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The D2C Disruption

...In Personal Care and Beauty

Brands

Kelly Preston Plans To Launch DTC Organic Beauty Brand Breathe


Actress Kelly Preston plans to launch Breathe, a direct-to-consumer brand of organic beauty products in December 2018 or January 2019. At present, the company offers four anti-aging skincare products: a day serum, day crème, night serum, and night crème. Fully funded by Preston herself, Breathe is in negotiation with investors and plans to expand beyond skin care. Preston said she plans to transform Breathe into a totally organic lifestyle brand offering makeup, haircare, and products for men, babies, and the home.[Image Credit: © Kelly Preston]

Chanel Launches New Male Beauty Line, Starting In South Korea

In September, Chanel will launch its first male beauty line, Boy de Chanel, in South Korea. It will feature three products: a lip balm, eyebrow pencil and a tinted fluid. The line will also be rolled out online from November on the Chanel site. The range is named after Gabrielle Chanel’s lover, Boy Capel.[Image Credit: © Chanel Limited]

Pinterest-Enabled Campaign Boosts Brand Awareness, Online Traffic, Sales For Manscaped

After launching a marketing campaign on social media platform Pinterest, men's grooming company Manscaped saw significant increases in brand awareness, online traffic, and sales. Data from a case study shared with Mobile Marketer revealed the campaign gave the company 13 percent increase in online traffic, 9 percent increase in customer acquisition, and 11 percent gain in online sales. Pinterest helped Manscaped upload a list of customers who previously bought the company's products. Pinterest Analytics allowed the company to fine-tune the campaign for optimal performance.[Image Credit: © Manscaped]

Lush’s Slap Stick Range is Natural, Vegan And Naked


Direct-to-consumer brand Lush launched the Slap Stick range this summer. The 40 egg-shaped foundations are said to be all-natural and 100% vegan. The ‘naked’ and solid product is a contrast to heavily-packaged liquid products. Lush’s Kayley Thomas says that reducing plastic packaging is important for the brand, and cosmetics are often one of the worst culprits. If bought online, the products are delivered in small cardboard boxes, which are fully recyclable and with a vegan coating to prevent the box being stained. However, the brand admits that, longer-term, a better packaging solution might be needed, and said it is developing a makeup bag to carry naked products.[Image Credit: © Lush Retail Ltd.]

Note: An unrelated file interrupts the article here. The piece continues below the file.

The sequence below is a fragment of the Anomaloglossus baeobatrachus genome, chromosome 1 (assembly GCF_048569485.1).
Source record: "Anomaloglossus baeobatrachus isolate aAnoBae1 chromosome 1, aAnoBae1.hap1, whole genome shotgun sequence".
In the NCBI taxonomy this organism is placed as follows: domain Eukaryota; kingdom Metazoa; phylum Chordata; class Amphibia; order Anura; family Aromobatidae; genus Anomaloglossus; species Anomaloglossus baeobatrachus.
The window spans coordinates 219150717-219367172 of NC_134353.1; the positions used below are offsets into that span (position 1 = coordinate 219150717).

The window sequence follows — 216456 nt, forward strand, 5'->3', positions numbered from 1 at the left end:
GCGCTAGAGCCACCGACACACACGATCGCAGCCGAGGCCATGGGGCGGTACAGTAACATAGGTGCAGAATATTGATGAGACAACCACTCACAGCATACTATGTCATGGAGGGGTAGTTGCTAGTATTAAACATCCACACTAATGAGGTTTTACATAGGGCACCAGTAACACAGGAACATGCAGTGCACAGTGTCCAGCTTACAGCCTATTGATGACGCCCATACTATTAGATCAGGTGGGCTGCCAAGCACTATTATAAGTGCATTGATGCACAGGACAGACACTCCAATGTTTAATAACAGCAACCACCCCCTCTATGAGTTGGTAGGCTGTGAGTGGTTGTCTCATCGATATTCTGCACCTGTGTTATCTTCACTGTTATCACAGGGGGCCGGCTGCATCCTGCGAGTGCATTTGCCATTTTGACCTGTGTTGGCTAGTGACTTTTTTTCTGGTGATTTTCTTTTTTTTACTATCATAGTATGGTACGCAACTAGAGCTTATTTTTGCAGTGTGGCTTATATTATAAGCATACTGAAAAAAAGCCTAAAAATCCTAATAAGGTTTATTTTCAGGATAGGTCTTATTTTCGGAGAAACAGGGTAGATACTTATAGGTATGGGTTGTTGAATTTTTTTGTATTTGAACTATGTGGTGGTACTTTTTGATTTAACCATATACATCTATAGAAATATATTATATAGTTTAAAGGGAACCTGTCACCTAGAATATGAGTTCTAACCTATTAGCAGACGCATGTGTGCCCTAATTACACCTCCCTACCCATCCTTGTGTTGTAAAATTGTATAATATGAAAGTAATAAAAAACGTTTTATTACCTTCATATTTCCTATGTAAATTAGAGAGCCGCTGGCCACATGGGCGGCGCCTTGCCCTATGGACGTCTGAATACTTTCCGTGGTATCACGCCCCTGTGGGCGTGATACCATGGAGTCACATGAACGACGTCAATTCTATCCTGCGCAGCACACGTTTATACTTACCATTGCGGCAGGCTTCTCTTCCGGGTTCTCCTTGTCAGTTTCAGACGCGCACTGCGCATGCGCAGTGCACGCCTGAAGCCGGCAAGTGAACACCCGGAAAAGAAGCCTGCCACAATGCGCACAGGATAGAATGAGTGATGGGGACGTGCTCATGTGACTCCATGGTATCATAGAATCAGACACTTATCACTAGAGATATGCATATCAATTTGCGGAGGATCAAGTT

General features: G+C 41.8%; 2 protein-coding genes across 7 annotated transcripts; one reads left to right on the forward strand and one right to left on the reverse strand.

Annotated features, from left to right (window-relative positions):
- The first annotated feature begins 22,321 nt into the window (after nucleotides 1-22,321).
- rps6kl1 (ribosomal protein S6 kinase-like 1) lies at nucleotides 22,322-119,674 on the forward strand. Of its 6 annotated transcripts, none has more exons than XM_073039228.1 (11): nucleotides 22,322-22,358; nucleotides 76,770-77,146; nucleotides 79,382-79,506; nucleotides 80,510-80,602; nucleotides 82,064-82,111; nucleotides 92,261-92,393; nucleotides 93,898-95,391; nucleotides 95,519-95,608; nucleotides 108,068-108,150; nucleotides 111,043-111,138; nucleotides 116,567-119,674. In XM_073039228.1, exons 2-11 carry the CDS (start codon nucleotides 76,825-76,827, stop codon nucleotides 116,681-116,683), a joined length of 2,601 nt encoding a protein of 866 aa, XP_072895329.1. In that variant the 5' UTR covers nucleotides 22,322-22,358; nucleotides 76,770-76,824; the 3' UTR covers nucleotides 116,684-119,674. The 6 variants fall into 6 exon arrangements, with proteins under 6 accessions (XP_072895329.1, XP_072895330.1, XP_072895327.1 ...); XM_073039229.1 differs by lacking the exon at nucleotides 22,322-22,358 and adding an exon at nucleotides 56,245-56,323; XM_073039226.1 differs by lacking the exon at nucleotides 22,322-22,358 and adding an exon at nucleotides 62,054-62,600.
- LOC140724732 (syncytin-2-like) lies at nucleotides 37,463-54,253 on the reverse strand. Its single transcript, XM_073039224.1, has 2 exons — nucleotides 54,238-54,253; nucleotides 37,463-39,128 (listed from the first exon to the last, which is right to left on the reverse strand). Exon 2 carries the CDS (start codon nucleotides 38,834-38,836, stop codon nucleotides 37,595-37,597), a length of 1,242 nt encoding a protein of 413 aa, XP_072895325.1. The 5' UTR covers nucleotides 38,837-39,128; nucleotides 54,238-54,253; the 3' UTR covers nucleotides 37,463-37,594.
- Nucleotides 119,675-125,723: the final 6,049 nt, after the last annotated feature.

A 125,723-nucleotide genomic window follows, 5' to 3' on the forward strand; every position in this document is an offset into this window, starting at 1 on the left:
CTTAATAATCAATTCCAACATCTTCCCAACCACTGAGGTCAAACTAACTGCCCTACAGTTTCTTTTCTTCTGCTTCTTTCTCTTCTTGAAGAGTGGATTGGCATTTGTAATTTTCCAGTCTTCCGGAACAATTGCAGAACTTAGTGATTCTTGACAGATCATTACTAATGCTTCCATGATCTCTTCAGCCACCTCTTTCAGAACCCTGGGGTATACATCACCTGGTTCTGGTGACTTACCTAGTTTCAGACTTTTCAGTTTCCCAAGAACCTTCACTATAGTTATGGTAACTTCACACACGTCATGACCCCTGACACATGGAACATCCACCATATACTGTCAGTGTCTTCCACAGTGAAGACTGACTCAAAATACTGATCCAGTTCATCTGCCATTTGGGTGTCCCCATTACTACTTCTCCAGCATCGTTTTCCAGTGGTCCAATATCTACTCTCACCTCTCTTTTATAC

Glossier Thriving In The Direct-To-Consumer Channel

Glossier is one of the standout beauty brands currently on the market, and it’s only four years old. The brand has succeeded by leveraging some of the industry’s key consumer drivers. Rather than use celebrity brand ambassadors, Glossier relies on the sharing trend to drive sales by peer-to-peer relationships, asking beauty role models and influencers to contribute to the “Into The Gloss” blog and to reply to consumers sharing experiences through social media. The brand is also adopting the direct-to-consumer sales model, enabling it to create strong and direct relationships with its consumers, including inviting consumer input to innovation. The brand targets the millennial consumner by initiating and sustaining digital conversations with younger buyers. Instead of advertising, it relies on social buzz. [Image Credit: © Glossier]

Companies

Glossier Plans To Create Social-Enabled Online Selling Platform For Own Beauty Products

After receiving an extra $52 million in venture capital funding, beauty brand Glossier plans to create a “social-selling website” for beauty products. According to company founder and CEO Emily Weiss, her company will build a website that combines social media and online shopping, which will allow consumers to get insights and buying tips from other users about beauty products. Weiss said the website will not be a social network that sells advertisements for revenue, but will instead be used by the company to sell its own beauty products. According to Weiss, her company's social commerce strategy aims to address the fact that despite advances in ecommerce and online retail, “the customer experience is pretty broken.”[Image Credit: © Glossier Inc.]

Big Companies Grab Direct-To-Consumer Startups That Fail To Secure Huge Investments

During the first eight months of 2018, Investors have placed a $1.2 billion bet on business startups that use the direct-to-consumer model to sell products. However, there has been several large acquisitions of DTC startups that have received little or nothing at all before being acquired. For example, natural deodorant brand Native failed to secure venture capital but instead received $550,000 from small investors, according to company founder Moiz Ali. Two years after creating his company, Ali sold Native to Procter & Gamble for $100 million in cash, while remaining CEO. Other deals involving acquisition of DTC startups include watchmaker Movado's plan to purchase DTC watch startup MVMT for as much as $200 million, with $100 million in cash, and mattress company Serta Simmons' plan to merge with Tuft & Needle, a startup that makes and sells foam mattresses in a box and sells them directly to consumers.[Image Credit: © Gerd Altmann]